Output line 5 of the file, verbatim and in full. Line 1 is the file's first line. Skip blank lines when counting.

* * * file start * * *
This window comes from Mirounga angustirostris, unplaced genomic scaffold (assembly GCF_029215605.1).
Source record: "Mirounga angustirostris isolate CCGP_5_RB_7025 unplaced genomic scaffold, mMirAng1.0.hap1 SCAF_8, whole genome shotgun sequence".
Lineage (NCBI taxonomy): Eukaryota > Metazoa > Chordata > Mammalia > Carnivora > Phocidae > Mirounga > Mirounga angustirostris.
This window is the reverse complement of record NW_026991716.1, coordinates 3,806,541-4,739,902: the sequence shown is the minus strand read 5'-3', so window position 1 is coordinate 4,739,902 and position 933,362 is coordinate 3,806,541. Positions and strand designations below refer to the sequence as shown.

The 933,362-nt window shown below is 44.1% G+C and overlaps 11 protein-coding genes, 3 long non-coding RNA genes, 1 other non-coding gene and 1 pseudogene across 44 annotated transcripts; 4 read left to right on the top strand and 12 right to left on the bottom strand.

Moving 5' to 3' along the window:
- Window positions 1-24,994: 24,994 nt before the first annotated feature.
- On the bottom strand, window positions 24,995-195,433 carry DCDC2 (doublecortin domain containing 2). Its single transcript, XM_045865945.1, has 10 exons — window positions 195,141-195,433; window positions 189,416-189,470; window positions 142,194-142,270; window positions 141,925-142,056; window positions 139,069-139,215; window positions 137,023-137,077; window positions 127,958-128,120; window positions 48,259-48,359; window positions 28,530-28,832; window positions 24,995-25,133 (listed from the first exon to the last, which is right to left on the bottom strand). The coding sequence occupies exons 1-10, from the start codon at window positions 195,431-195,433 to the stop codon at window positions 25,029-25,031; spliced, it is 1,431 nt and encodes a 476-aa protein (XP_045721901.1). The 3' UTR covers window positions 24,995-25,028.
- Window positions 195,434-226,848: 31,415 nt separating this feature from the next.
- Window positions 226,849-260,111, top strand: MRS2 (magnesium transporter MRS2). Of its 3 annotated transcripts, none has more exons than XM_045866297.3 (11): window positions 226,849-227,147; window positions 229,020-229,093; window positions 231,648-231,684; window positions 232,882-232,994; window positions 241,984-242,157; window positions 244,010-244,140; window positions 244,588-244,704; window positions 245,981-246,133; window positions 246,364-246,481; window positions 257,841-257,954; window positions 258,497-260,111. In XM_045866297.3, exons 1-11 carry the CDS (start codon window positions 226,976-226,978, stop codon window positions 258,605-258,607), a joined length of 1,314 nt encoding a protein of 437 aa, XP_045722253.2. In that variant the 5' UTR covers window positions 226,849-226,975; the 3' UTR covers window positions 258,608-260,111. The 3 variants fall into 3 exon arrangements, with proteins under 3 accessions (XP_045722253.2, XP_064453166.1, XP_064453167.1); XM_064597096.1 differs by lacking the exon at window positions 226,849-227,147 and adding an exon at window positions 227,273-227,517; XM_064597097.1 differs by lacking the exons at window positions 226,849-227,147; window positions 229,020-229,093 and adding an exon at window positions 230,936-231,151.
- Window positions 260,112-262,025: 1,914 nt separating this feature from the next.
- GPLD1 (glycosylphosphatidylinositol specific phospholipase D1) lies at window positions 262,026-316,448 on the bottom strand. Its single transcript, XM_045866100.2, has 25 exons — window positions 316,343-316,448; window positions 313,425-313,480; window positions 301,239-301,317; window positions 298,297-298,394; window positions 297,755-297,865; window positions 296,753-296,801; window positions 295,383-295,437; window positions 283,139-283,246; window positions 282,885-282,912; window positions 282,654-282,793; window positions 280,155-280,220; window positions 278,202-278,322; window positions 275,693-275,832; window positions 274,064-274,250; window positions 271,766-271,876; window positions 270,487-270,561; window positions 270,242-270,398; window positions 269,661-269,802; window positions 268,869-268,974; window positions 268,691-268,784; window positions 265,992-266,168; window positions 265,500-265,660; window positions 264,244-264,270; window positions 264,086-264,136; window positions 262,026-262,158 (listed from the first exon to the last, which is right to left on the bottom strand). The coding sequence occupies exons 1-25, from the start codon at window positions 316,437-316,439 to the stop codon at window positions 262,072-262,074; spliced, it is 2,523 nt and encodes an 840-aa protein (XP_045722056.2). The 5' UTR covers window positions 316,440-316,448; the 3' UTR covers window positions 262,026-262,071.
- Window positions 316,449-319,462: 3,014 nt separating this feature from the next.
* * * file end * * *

The 933,362-nt window shown below is 44.1% G+C and overlaps 11 protein-coding genes, 3 long non-coding RNA genes, 1 other non-coding gene and 1 pseudogene across 44 annotated transcripts; 4 read left to right on the top strand and 12 right to left on the bottom strand.